Blame others for their actions
Commonly, batterers use the actions of others as excuses for their own behavior. They blame the person who made them angry, as if that person were pushing some magic button that released violent behavior. How often have victims heard "why did you make me do that"? If your partner is chronically unemployed, someone is always doing them wrong or is out to get them. They may make mistakes and then blame you for upsetting them so that they can't concentrate on their work. They may tell you that YOU are at fault for almost anything that goes wrong. Abusive people will might say, "you made me mad" and "I can't help being angry". Although they actually make the decision about how they think or feel, they will use feelings to manipulate you. Abusers see themselves as the "victim" in the relationship, and do not take responsibility for their own feelings or behaviors.
Are prone to hypersensativity
Abusers are easily insulted, and may take the slightest setback as a personal attack. They will rant and rave about the injustice of things that are really just a part of living, such as having to get up for work, getting a traffic ticket, or being asked to help with chores.
Present two sides to their personalities
Often the most frustrating thing for the victim, many abusers are excellent actors. They may appear to function well at work, with friends and family, etc. Sometimes only the battered spouse is aware of the true "nature of the beast". This often makes it difficult for a victim to reach out for support from friends and family, because those persons may try to talk the victim out of thinking that their spouse is a batterer. Often a victims friends and family will go on and on about "what a great guy you've got there" - because the batterer has successfully hidden their violence at home. It's even MORE frustrating for the victim when members of their support system try to turn the tables and say things like "well, just don't make him mad". They're putting the blame on the VICTIM and not on the offender where it belongs! When this happens, the violent partner gets backup from the very people the victim NEEDS for support and they too fall into the trap of myths about the nature and causes of family violence!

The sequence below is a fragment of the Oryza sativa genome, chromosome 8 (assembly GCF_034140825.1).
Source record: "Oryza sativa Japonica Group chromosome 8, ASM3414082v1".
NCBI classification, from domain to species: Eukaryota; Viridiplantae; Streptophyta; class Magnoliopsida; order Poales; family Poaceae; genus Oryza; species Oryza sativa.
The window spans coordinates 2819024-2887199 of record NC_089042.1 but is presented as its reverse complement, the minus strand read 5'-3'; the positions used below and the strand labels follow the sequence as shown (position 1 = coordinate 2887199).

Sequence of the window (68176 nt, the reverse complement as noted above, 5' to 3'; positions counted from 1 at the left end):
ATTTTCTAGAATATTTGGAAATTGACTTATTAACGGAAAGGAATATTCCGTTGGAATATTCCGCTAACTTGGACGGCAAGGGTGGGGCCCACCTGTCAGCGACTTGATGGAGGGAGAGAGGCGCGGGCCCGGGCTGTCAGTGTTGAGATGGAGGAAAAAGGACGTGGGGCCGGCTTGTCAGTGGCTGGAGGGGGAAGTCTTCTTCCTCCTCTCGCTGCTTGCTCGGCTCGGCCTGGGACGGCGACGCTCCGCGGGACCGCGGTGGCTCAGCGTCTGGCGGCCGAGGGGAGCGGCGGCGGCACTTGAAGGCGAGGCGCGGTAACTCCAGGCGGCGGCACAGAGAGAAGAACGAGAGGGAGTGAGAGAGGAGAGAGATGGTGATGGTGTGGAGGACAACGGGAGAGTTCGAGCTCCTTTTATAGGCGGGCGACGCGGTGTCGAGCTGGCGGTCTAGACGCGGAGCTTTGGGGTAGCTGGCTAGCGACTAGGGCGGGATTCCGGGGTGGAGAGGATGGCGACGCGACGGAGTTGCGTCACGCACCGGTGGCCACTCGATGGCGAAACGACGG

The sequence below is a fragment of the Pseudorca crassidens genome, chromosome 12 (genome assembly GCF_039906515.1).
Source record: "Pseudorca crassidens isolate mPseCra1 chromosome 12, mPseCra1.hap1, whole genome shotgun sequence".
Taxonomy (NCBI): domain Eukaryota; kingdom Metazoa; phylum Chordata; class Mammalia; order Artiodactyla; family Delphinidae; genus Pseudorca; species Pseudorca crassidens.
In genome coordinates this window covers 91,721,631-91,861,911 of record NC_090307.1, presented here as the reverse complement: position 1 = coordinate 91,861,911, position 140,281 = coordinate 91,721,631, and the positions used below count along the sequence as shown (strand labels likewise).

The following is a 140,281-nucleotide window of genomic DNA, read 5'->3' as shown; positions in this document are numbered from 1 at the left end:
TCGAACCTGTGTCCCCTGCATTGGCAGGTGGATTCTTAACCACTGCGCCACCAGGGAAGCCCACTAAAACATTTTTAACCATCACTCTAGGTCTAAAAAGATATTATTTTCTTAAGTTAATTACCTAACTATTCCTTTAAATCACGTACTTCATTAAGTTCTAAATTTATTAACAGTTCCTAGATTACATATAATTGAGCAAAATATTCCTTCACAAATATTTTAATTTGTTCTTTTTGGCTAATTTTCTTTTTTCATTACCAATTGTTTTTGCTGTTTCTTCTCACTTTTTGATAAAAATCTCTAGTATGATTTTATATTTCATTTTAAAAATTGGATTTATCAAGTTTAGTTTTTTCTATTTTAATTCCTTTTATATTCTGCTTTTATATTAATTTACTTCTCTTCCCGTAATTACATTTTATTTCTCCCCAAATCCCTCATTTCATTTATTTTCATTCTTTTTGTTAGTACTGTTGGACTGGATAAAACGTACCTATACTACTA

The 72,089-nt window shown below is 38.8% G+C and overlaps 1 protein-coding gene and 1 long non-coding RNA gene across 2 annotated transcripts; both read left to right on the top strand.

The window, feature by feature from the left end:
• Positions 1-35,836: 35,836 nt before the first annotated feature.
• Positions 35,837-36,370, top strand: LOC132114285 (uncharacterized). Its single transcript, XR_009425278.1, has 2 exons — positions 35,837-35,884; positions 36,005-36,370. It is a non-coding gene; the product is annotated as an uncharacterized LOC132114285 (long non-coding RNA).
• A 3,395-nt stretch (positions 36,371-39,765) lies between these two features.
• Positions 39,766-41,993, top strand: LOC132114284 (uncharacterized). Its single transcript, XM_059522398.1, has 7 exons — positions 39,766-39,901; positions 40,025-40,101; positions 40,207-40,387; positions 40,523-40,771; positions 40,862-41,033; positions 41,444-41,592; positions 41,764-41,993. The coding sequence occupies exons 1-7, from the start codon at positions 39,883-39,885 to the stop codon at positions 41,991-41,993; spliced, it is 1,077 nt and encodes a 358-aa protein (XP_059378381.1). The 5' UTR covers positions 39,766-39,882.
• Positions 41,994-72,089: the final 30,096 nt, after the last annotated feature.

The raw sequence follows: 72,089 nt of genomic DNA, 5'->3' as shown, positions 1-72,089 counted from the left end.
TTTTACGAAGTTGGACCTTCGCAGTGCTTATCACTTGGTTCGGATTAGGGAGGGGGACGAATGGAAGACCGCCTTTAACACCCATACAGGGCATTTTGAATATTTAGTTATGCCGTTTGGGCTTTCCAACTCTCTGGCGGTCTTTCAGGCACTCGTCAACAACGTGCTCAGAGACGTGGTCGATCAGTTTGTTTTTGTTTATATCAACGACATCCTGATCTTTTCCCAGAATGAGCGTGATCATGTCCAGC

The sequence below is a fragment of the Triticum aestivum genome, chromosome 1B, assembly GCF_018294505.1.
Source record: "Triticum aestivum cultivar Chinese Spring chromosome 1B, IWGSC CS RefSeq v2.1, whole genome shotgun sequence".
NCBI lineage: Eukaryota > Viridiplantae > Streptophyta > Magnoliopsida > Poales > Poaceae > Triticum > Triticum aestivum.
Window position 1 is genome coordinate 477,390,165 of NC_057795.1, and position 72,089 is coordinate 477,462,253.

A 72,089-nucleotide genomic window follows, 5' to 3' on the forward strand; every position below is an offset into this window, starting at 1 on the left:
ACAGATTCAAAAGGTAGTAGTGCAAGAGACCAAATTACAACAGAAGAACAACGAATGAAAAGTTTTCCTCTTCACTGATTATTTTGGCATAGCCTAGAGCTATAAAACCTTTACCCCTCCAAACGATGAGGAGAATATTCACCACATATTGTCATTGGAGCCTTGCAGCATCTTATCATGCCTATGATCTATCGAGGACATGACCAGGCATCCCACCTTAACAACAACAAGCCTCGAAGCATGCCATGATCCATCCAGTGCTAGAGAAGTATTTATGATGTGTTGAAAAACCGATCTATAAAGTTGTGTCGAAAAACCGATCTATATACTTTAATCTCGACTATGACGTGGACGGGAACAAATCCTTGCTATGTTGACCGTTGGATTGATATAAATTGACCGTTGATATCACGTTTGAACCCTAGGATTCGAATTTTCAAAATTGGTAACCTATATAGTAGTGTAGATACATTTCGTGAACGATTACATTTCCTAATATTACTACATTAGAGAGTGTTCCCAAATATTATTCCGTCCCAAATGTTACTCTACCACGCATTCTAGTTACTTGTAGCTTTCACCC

Exhibit cruelty to animals or children
This is a person who punishes animals brutally or is insensitive to their pain. They may expect children to be capable of things beyond their ability. They may tease children and younger brothers and sisters until they cry. They may be very critical of other people's children or any children you bring into the relationship. Your partner may threaten to prevent you from seeing children you have no biological rights to, or punish children to get even with you. About 60% of people who beat their partner also beat their children. Of course the OPPOSITE of this can be true also. Abused women often say that they stay "for the sake of the kids, because he's a great father to them." Unfortunately, one parent abusing another is one of the greatest risk factors for child abuse as well as for children to sink into depression, anxiety disorders and other mental and physical illnesses. Abuse also models the role of violence to the children as THEY grow up and into relationships of their own.
If people, in relationships believe that they are entitled to give orders - that it is their right - they don’t necessarily think that ordering their mate around is abusive. They usually think that their assumed rights, prerogatives and privileges make this kind of behavior okay. They are then blind to their abusive behavior.
Similarly, they may think that they have a right to put down their partner, or to tell their partner what s/he’s thinking, meaning, and so forth. They might think they are entitled to act the way they do because of their age, because they’ve been around the place longer, are of a superior gender or race, or because they make more money than their mate. Their sense of entitlement blinds them to their abusive behavior.
The abuser may think verbal and/or physical abuse - acts against their mate - are justified because their mate “makes them do it". Many people who batter both verbally and physically and who are jailed as a consequence, believe it is their mate’s fault - as if their mate did the verbal and physical abusing. This “crazy” thinking blinds them to their abusive behavior.
The abuser may hold a belief in the right of one person to wield power over another person. This belief blinds abusers to their abusive behavior.
People who indulge in verbal abuse are also blinded to their abusive behavior when they are lacking in the ability to acknowledge and accept their mate’s feelings, interests, talents, perspectives and opinions. This inability to acknowledge others' feelings may sometimes be as a result of a personality disorder or even a result of childhood abuse that the abuser has experienced.
“Society expects the mother of a toddler would do everything in her power to make sure her child is protected from harm,”